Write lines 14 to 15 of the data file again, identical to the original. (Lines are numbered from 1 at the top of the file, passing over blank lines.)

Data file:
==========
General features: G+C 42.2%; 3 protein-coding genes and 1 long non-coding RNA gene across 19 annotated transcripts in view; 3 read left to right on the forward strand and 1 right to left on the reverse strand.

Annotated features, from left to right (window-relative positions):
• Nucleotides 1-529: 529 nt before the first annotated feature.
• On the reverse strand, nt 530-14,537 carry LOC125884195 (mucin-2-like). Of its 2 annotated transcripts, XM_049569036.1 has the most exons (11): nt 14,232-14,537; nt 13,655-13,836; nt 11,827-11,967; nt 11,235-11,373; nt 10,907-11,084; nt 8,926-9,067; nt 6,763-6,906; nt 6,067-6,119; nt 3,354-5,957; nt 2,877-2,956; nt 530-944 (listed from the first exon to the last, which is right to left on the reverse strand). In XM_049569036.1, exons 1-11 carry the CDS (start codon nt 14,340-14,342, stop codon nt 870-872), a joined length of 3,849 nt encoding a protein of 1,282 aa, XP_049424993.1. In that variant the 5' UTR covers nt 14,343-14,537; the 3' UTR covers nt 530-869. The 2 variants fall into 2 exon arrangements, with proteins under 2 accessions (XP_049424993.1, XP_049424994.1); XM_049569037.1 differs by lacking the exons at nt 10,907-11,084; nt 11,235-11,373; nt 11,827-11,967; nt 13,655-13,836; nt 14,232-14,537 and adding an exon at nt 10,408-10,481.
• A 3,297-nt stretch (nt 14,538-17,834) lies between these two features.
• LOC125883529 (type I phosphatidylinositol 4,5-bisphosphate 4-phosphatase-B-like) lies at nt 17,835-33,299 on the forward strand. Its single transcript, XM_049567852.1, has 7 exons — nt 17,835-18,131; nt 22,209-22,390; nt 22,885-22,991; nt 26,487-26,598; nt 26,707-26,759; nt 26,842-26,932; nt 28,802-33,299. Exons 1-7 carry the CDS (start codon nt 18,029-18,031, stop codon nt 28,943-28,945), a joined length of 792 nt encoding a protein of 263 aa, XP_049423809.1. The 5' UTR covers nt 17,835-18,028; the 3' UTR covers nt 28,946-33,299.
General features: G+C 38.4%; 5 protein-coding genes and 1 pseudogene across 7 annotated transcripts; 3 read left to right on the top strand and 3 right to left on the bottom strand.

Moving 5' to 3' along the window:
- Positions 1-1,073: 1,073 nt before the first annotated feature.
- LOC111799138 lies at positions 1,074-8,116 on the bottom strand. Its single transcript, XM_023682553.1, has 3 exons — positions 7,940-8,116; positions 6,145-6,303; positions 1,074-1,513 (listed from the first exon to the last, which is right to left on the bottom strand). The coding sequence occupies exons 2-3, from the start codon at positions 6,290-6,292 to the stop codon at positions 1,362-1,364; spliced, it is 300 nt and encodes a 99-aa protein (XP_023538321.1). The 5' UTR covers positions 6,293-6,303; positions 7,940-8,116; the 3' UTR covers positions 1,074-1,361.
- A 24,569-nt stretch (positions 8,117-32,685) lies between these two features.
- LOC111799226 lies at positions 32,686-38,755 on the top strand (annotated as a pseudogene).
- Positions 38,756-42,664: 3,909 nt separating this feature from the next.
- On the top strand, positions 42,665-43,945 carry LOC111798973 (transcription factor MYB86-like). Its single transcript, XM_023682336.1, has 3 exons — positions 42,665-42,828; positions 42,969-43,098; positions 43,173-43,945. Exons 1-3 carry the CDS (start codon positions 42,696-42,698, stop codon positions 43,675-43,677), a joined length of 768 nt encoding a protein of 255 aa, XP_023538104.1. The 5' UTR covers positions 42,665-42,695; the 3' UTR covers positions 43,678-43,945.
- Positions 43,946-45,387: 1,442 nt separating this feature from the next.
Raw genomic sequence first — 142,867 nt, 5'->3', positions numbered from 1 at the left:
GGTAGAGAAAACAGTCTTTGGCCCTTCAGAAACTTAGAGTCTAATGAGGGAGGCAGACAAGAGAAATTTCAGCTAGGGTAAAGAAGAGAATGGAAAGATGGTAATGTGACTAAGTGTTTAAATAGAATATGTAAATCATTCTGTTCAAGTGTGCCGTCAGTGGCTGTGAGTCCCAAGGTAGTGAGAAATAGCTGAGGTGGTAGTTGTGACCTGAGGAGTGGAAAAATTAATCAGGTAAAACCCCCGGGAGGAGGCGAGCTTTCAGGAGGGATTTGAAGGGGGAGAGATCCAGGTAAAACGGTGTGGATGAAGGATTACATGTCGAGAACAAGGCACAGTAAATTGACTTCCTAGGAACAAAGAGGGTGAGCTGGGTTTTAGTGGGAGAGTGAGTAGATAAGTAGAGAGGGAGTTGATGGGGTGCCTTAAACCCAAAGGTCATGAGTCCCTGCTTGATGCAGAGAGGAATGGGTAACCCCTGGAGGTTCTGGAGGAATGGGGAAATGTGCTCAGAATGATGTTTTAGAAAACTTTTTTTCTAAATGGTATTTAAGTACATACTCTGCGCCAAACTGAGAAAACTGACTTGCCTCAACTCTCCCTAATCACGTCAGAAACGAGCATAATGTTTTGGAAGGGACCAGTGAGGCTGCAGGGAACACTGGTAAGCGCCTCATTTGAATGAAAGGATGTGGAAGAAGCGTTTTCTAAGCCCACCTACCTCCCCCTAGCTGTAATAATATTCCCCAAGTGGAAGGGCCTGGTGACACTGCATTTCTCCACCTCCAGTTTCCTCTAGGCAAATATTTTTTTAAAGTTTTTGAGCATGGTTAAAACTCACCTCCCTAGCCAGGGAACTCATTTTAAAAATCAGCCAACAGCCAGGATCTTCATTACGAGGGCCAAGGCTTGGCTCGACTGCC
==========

- On the top strand, positions 42,665-43,945 carry LOC111798973 (transcription factor MYB86-like). Its single transcript, XM_023682336.1, has 3 exons — positions 42,665-42,828; positions 42,969-43,098; positions 43,173-43,945. Exons 1-3 carry the CDS (start codon positions 42,696-42,698, stop codon positions 43,675-43,677), a joined length of 768 nt encoding a protein of 255 aa, XP_023538104.1. The 5' UTR covers positions 42,665-42,695; the 3' UTR covers positions 43,678-43,945.
- Positions 43,946-45,387: 1,442 nt separating this feature from the next.